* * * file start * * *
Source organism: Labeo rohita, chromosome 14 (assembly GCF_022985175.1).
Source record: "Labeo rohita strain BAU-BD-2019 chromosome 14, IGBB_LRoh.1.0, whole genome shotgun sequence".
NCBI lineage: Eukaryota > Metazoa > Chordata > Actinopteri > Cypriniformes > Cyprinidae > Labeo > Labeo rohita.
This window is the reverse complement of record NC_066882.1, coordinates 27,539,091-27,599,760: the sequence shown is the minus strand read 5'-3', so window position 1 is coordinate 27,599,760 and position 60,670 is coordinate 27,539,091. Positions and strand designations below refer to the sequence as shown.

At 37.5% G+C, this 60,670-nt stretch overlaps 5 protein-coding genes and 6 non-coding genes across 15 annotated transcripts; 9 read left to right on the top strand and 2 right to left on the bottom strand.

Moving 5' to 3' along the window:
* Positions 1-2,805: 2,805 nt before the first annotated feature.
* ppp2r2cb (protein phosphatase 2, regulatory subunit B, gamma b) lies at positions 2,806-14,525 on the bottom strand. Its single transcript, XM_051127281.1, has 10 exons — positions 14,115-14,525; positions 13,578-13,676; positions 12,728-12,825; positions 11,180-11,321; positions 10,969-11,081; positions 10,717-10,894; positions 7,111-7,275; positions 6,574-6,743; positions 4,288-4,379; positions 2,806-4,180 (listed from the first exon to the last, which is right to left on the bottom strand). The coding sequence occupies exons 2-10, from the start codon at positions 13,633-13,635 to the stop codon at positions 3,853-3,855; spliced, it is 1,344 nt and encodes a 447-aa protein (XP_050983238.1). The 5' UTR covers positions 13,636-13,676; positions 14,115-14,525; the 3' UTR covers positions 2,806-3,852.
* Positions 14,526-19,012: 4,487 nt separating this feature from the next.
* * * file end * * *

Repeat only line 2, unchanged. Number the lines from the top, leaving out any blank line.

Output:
Source record: "Labeo rohita strain BAU-BD-2019 chromosome 14, IGBB_LRoh.1.0, whole genome shotgun sequence".